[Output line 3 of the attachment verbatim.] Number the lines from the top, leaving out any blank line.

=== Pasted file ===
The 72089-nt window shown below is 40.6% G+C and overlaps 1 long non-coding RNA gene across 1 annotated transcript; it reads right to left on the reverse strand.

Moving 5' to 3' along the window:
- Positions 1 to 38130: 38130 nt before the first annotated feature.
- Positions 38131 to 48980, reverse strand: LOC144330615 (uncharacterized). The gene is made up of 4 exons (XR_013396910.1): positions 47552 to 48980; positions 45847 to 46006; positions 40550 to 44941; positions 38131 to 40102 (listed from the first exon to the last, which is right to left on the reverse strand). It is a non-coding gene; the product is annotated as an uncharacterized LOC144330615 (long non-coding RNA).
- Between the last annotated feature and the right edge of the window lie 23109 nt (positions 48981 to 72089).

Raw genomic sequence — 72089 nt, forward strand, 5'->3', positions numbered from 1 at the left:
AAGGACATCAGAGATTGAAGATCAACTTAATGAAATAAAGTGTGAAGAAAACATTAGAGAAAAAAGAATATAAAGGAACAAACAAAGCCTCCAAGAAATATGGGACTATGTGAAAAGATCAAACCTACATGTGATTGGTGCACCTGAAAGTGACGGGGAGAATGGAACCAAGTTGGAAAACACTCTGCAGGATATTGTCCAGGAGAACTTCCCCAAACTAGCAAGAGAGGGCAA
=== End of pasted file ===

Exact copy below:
- Positions 1 to 38130: 38130 nt before the first annotated feature.